I know some other volunteers have suffered from this treatment and my heart goes out to them. Personally, I always expected it — I saw volunteering in Rojava like going to fight in the Cuban revolution, or for the Sandinista’s in Nicaragua in the 1980s. I knew the British state would always crack down on socialists taking up arms, even if it was in another continent — but I didn’t care. I knew it was worth the risk, and I was right: for a brief, joyful period, I was a soldier in the service of a revolution, surrounded by comrades. It was the happiest and most meaningful thing I’ve ever done, and it can never be taken away from us.” Said Alexander with a combination of pride and determination.

Although pessimistic about the future of Rojava given the connivance of countries such as the UK and Italy, Anna Campbell’s father Dirk Campbell continues to seek justice for his daughter Anna Campbell and Rojava.

Dirk Campbell told me about the International Volunteers:

“The main potential benefit they have to the Rojava project is to raise global awareness of Rojava and the threats to its survival.

Anna contributed greatly to international awareness of Rojava by her death. For some reason, probably as she was the first woman internationalist to die, her story made the headlines whereas the men’s didn’t. Public attention is fickle, however, and a week is a long time in politics. Rachel Corrie’s sacrifice in Gaza in 2003 on behalf of the Palestinians has faded from view and a court case in Israel cleared the Israeli army of responsibility.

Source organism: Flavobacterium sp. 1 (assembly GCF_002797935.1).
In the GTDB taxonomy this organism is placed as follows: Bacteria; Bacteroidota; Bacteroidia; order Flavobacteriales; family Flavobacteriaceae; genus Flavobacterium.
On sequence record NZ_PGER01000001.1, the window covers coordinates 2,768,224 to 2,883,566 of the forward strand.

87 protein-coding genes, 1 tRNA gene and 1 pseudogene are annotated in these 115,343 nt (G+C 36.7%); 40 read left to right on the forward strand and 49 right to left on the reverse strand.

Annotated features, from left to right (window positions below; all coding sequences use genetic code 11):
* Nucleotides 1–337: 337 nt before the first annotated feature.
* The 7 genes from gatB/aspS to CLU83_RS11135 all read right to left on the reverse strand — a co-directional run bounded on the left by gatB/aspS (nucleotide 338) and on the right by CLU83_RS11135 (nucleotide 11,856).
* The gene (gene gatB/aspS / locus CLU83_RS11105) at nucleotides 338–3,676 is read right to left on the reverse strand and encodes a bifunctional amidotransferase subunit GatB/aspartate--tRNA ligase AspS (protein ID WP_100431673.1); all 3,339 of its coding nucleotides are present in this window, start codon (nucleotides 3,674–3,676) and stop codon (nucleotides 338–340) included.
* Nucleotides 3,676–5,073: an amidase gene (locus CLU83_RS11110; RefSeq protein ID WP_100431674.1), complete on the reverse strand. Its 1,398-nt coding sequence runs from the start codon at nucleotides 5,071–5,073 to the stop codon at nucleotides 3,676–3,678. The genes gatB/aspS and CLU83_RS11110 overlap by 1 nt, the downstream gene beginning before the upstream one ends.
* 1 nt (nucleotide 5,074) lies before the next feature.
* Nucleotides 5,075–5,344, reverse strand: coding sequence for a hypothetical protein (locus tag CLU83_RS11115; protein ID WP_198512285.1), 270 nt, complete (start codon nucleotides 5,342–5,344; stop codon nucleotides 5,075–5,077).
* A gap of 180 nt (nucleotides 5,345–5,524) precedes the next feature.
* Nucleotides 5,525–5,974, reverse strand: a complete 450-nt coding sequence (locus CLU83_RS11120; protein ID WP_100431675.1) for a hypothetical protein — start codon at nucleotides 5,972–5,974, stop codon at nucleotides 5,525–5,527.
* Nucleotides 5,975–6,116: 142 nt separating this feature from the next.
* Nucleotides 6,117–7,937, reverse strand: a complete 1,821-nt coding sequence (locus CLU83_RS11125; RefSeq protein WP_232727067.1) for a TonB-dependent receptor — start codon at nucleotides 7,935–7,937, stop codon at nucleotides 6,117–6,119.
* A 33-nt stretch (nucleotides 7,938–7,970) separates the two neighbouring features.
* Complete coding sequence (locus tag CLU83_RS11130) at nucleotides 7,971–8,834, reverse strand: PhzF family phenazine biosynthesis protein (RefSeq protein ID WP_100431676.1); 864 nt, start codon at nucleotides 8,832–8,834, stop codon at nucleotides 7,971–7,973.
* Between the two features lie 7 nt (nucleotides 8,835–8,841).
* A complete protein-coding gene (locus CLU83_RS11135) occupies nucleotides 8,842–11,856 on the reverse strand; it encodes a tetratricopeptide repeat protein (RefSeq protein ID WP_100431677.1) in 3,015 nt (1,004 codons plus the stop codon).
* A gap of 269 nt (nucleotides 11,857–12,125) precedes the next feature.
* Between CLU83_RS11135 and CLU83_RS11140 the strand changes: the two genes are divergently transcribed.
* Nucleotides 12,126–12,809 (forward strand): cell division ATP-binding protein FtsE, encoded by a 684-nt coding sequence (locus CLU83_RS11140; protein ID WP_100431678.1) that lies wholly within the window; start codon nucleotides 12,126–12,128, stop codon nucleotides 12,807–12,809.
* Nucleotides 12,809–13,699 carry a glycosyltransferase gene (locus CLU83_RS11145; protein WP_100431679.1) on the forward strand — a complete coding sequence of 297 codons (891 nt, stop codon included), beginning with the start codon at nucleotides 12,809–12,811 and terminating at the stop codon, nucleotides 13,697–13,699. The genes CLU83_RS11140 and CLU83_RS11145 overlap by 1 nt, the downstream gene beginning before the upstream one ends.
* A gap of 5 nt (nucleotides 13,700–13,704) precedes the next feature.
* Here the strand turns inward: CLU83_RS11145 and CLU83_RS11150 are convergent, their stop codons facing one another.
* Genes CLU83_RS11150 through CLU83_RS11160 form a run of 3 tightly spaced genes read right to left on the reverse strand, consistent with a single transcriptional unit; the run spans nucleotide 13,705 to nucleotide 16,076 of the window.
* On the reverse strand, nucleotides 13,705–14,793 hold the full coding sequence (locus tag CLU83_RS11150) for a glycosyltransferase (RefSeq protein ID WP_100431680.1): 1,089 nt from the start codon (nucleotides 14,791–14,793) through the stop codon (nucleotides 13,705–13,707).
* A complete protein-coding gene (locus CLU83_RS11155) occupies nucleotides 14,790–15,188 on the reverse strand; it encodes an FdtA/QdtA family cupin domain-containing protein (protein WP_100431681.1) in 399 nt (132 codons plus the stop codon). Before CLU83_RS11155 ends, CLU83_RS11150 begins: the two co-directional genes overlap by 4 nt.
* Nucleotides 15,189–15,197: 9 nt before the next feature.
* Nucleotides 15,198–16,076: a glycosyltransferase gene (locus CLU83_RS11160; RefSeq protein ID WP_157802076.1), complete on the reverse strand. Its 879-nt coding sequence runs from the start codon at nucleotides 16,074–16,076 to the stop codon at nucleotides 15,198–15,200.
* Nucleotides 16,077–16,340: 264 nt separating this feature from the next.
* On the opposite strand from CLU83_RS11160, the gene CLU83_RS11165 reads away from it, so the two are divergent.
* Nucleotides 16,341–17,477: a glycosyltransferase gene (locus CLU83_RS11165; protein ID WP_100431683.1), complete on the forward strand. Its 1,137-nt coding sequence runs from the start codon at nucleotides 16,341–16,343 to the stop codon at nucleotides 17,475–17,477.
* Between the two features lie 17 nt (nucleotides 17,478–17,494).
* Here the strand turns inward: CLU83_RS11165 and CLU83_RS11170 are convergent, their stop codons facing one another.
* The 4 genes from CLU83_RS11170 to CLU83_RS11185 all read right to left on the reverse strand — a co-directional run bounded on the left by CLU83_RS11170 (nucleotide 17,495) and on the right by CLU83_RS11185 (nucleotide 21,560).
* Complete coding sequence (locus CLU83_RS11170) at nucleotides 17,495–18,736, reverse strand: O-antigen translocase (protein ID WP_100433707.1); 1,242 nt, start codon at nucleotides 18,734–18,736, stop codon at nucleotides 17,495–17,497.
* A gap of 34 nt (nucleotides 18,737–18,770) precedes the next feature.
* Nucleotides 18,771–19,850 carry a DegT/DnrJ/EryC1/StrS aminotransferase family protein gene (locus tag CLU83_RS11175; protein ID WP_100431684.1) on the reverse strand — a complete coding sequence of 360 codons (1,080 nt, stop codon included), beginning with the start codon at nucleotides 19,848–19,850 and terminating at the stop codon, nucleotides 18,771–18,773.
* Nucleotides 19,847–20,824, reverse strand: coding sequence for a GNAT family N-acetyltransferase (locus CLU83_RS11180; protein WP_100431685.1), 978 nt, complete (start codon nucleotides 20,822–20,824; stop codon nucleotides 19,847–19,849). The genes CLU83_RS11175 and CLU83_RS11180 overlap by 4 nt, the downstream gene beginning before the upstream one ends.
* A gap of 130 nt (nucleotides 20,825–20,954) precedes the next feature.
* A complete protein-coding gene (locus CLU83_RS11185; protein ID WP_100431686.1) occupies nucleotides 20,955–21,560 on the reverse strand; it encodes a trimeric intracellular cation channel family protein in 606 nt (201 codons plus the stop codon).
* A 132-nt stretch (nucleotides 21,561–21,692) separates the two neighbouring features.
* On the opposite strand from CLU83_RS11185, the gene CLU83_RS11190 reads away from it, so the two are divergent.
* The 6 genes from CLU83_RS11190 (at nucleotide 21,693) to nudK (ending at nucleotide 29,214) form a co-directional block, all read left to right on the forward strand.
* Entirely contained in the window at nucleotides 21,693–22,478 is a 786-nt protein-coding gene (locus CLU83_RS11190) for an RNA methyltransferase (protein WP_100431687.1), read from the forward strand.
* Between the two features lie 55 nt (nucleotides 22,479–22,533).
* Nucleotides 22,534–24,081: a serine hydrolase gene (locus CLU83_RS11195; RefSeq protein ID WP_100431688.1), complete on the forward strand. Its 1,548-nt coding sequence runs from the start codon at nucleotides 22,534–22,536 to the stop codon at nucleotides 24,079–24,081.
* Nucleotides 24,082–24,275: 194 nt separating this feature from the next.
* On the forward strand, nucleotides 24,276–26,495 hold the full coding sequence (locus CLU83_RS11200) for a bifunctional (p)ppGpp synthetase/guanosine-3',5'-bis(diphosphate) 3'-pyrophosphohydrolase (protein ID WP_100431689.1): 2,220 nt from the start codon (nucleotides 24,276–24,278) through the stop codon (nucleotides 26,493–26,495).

Anna’s death could continue to exert some traction if my legal action against the Turkish State for failing to honour its obligation under the Geneva Convention to return her remains succeeds in hitting the headlines. The Israelis returned Rachel Corrie’s body so they complied with that obligation. The court ruled that Rachel was in a war zone so the army was not responsible for her death. That is not my case against the Turkish State.

The case is now on its way to the International Court of Human Rights in Strasbourg, but there are still mandatory correspondences to be gone through before that and it is a very protracted business. However the arm of the law is long and patient. I hope that this can come to public attention in time to help ameliorate the future for the Syrian Kurds.”

Video link for Further watching. Belgium Courts case finding PKK is not a terrorist organisation.

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The International Volunteers of Rojava – Part 3 – Criminalisation